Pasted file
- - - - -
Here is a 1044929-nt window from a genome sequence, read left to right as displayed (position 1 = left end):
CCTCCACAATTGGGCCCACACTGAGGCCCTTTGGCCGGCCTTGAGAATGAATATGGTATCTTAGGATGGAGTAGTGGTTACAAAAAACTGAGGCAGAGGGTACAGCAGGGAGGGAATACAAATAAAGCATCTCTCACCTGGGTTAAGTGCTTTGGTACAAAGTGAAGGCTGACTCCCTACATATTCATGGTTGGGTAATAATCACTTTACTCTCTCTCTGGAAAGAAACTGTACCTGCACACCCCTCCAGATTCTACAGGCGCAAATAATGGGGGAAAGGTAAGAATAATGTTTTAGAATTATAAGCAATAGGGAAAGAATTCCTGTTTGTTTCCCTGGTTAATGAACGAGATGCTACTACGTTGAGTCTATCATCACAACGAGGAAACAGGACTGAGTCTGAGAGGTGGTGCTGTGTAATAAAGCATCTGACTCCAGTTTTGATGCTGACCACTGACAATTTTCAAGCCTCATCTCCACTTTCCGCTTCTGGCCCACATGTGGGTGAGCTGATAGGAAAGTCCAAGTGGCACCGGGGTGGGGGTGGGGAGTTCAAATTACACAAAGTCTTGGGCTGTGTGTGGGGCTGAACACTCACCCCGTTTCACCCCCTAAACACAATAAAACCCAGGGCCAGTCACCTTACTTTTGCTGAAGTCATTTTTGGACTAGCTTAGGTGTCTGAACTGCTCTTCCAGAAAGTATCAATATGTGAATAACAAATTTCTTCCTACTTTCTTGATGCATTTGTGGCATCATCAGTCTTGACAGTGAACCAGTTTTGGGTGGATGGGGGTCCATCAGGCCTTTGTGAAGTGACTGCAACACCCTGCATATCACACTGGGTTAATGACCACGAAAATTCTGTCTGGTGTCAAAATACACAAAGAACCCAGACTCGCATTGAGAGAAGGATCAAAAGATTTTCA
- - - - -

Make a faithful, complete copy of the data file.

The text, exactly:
Here is a 1044929-nt window from a genome sequence, read left to right as displayed (position 1 = left end):
CCTCCACAATTGGGCCCACACTGAGGCCCTTTGGCCGGCCTTGAGAATGAATATGGTATCTTAGGATGGAGTAGTGGTTACAAAAAACTGAGGCAGAGGGTACAGCAGGGAGGGAATACAAATAAAGCATCTCTCACCTGGGTTAAGTGCTTTGGTACAAAGTGAAGGCTGACTCCCTACATATTCATGGTTGGGTAATAATCACTTTACTCTCTCTCTGGAAAGAAACTGTACCTGCACACCCCTCCAGATTCTACAGGCGCAAATAATGGGGGAAAGGTAAGAATAATGTTTTAGAATTATAAGCAATAGGGAAAGAATTCCTGTTTGTTTCCCTGGTTAATGAACGAGATGCTACTACGTTGAGTCTATCATCACAACGAGGAAACAGGACTGAGTCTGAGAGGTGGTGCTGTGTAATAAAGCATCTGACTCCAGTTTTGATGCTGACCACTGACAATTTTCAAGCCTCATCTCCACTTTCCGCTTCTGGCCCACATGTGGGTGAGCTGATAGGAAAGTCCAAGTGGCACCGGGGTGGGGGTGGGGAGTTCAAATTACACAAAGTCTTGGGCTGTGTGTGGGGCTGAACACTCACCCCGTTTCACCCCCTAAACACAATAAAACCCAGGGCCAGTCACCTTACTTTTGCTGAAGTCATTTTTGGACTAGCTTAGGTGTCTGAACTGCTCTTCCAGAAAGTATCAATATGTGAATAACAAATTTCTTCCTACTTTCTTGATGCATTTGTGGCATCATCAGTCTTGACAGTGAACCAGTTTTGGGTGGATGGGGGTCCATCAGGCCTTTGTGAAGTGACTGCAACACCCTGCATATCACACTGGGTTAATGACCACGAAAATTCTGTCTGGTGTCAAAATACACAAAGAACCCAGACTCGCATTGAGAGAAGGATCAAAAGATTTTCA